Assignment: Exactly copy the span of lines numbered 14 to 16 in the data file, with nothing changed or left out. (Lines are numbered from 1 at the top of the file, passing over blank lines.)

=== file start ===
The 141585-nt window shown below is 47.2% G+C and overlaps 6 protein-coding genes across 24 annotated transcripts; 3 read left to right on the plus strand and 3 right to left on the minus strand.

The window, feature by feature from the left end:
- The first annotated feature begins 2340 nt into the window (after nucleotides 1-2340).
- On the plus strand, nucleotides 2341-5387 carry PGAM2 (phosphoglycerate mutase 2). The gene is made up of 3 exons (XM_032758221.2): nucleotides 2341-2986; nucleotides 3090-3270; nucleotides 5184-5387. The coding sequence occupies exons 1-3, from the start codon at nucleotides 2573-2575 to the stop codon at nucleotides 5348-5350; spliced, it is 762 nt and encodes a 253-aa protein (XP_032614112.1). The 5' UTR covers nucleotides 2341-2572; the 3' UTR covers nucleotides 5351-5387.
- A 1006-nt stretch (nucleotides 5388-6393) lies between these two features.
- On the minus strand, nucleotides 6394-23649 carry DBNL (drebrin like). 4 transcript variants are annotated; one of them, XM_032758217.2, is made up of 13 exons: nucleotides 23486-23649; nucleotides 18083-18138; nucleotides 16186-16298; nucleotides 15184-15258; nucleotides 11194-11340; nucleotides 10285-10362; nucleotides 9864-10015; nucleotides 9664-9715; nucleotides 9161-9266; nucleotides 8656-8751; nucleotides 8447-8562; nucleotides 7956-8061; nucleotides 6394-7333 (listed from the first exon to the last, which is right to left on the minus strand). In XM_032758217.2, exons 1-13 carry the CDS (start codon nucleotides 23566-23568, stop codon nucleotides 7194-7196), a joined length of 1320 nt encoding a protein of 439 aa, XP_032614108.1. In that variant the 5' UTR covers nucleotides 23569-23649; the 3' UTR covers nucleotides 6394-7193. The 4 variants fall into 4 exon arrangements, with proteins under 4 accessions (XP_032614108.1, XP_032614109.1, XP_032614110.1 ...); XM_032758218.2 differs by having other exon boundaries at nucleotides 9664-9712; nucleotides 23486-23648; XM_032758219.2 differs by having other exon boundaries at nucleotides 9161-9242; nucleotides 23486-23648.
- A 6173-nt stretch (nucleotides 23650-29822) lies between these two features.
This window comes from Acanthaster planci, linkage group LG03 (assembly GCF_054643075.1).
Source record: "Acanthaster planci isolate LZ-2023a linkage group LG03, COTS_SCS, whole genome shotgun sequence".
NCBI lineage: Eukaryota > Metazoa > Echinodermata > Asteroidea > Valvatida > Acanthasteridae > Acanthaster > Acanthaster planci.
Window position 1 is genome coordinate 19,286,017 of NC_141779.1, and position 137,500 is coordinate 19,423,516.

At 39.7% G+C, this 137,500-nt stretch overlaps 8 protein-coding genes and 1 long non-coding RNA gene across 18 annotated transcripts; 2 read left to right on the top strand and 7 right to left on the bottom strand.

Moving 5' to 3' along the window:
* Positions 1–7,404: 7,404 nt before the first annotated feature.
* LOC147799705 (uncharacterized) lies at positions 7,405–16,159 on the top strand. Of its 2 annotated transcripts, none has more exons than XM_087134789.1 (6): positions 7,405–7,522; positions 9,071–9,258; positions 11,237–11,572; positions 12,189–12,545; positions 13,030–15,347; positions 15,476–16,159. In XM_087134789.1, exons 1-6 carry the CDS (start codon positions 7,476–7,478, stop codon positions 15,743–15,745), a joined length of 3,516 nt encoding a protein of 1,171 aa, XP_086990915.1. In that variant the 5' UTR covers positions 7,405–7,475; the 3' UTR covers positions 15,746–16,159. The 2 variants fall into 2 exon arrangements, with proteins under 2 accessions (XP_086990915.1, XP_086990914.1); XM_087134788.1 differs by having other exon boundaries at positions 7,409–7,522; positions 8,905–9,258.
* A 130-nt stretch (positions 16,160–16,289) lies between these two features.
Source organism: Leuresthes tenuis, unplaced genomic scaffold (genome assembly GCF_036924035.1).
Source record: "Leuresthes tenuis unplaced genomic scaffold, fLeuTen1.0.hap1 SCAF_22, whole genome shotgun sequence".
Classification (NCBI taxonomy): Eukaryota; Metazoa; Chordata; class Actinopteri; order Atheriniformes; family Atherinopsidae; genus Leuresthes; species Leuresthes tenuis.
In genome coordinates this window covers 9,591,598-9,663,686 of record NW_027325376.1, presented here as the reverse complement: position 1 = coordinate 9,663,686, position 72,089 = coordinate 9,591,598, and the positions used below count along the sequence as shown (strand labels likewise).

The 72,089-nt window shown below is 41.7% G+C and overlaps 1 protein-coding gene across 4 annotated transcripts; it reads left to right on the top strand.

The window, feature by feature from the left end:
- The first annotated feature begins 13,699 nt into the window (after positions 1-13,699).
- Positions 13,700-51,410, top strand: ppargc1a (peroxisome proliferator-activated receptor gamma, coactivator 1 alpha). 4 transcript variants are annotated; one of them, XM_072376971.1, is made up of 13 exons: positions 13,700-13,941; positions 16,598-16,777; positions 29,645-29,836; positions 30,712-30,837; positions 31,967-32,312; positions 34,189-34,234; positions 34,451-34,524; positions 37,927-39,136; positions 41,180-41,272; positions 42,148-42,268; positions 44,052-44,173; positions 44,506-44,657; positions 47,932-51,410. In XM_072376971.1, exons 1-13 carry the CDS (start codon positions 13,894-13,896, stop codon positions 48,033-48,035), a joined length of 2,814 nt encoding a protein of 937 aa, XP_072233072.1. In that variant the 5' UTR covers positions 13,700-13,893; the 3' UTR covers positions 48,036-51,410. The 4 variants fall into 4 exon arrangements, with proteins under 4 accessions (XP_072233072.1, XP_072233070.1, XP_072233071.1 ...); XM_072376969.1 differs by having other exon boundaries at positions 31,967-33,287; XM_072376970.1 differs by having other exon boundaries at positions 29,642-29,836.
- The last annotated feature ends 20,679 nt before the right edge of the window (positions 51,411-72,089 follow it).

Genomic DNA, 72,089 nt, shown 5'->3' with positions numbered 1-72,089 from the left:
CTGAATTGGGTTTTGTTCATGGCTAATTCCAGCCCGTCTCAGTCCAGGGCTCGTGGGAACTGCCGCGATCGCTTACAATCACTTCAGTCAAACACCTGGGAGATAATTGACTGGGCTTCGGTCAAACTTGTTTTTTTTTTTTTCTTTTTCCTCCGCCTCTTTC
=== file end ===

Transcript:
* Positions 1–7,404: 7,404 nt before the first annotated feature.
* LOC147799705 (uncharacterized) lies at positions 7,405–16,159 on the top strand. Of its 2 annotated transcripts, none has more exons than XM_087134789.1 (6): positions 7,405–7,522; positions 9,071–9,258; positions 11,237–11,572; positions 12,189–12,545; positions 13,030–15,347; positions 15,476–16,159. In XM_087134789.1, exons 1-6 carry the CDS (start codon positions 7,476–7,478, stop codon positions 15,743–15,745), a joined length of 3,516 nt encoding a protein of 1,171 aa, XP_086990915.1. In that variant the 5' UTR covers positions 7,405–7,475; the 3' UTR covers positions 15,746–16,159. The 2 variants fall into 2 exon arrangements, with proteins under 2 accessions (XP_086990915.1, XP_086990914.1); XM_087134788.1 differs by having other exon boundaries at positions 7,409–7,522; positions 8,905–9,258.
* A 130-nt stretch (positions 16,160–16,289) lies between these two features.